Altotting Travel Blog› entry 3 of 11 › view all entries
November 28th, 2006 – by: mellemel8
The Bavarian town of AltĂ¶tting is Germanyâ€™s most significant pilgrimage site for the veneration of St. Mary. Pope Benedict XVI will celebrate his second mass in Germany during his visit to Bavaria here on Monday.
Located just a few miles from the German-Austrian border, Bavarian dukes held court in AltĂ¶tting as far back as 748. But the town really gained larger significance after the year 1489, when a miracle was reported in a local church.
According to legend, a three-year-old boy had drowned in a nearby creek and was placed on the church altar by his desperate mother, who began praying fort he childâ€™s life with other worshippers. The boyâ€™s alleged miraculous resurrection laid the foundation for centuries of pilgrimages to the town.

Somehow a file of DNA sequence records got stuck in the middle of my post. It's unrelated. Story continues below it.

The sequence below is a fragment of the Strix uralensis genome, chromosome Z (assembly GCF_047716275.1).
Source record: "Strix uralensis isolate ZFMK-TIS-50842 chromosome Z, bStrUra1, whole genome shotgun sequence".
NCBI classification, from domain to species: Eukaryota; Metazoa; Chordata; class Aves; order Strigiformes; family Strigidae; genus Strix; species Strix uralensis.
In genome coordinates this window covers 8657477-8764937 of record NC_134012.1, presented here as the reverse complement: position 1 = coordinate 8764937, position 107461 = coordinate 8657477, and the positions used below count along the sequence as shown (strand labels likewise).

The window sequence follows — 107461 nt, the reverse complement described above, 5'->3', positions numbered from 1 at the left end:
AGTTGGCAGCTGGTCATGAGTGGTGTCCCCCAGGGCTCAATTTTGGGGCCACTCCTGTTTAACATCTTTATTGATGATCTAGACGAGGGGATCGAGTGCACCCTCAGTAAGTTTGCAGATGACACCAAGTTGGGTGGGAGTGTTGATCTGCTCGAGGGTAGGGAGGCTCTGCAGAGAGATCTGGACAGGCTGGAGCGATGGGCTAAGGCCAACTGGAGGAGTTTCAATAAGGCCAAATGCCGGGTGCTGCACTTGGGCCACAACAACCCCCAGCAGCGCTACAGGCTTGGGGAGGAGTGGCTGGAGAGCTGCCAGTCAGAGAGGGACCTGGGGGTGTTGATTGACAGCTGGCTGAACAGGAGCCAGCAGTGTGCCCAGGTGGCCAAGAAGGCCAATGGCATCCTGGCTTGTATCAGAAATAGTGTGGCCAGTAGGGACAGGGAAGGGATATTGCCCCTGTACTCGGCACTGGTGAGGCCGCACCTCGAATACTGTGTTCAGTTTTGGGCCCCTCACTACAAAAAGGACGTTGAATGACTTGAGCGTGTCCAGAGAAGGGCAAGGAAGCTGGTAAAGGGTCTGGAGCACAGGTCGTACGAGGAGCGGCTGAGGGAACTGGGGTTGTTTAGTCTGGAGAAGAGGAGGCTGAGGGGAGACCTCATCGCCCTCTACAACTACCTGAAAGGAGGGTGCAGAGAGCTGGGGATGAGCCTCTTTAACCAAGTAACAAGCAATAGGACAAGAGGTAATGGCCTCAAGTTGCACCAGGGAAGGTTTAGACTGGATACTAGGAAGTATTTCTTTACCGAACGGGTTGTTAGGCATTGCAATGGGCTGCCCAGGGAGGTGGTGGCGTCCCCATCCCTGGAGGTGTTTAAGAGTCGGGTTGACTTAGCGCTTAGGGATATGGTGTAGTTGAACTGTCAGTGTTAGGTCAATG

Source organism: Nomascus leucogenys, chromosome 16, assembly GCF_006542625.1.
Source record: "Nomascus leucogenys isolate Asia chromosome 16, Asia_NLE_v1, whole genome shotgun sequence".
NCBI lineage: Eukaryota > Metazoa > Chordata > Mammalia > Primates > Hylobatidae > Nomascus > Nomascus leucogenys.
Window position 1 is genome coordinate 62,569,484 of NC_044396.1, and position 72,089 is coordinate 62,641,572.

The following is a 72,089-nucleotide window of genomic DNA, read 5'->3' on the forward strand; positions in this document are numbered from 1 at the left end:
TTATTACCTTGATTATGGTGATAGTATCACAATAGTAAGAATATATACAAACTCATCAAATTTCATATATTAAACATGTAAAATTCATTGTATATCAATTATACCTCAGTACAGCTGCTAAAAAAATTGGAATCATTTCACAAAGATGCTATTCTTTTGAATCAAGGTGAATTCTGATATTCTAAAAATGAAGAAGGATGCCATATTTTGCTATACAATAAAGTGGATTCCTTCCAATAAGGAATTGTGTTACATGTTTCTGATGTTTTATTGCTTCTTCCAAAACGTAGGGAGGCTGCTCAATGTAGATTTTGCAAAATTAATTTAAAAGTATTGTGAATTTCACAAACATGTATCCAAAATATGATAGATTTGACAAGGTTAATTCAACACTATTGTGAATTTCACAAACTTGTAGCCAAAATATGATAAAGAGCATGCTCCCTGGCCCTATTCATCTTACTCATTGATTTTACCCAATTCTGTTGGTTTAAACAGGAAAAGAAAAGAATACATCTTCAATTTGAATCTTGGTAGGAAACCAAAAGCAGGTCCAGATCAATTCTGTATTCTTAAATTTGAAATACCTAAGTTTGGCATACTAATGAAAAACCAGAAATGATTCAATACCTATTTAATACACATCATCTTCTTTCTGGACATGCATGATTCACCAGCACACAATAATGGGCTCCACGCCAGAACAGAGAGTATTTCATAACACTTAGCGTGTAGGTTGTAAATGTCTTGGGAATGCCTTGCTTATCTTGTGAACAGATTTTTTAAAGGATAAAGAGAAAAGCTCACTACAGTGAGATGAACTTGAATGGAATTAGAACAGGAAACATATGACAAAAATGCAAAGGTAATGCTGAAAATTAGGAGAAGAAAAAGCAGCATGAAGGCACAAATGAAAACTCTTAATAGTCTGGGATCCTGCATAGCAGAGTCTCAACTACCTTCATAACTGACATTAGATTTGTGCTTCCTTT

Those who received help from St. Mary placed votive tables made from wood and depicting the miracle outside the Chapel of Grace that is now surrounded by several churches and basilicas in the center of town. Together with Mariazell in Austria, Czestochowa in Poland, Fatima in Portugal, Loreto in Italy and Lourdes in France, AltĂ¶tting forms the cooperation "Shrines of Europe."
Benedict XVI will be the third pope to visit AltĂ¶tting, which is also called the "Heart of Bavaria." His predecessor, Pope John Paul II, came in 1980 and the first pontiff to make the pilgrimage was Pius VI in 1782.
Born in the nearby village of Marktl, which the Benedict will also briefly visit later on Monday, the pope has strong ties to AltĂ¶tting â€“ apart from the fact that his older brother, Georg, was born there.
"I was fortunate to be born near the city of AltĂ¶tting," the pope wrote in a foreword to the cityâ€™s guide book. â€śThe many pilgrimages to AltĂ¶tting with my family are among my oldest and fondest memories.â€ť
He has been to the town on numerous occasions.
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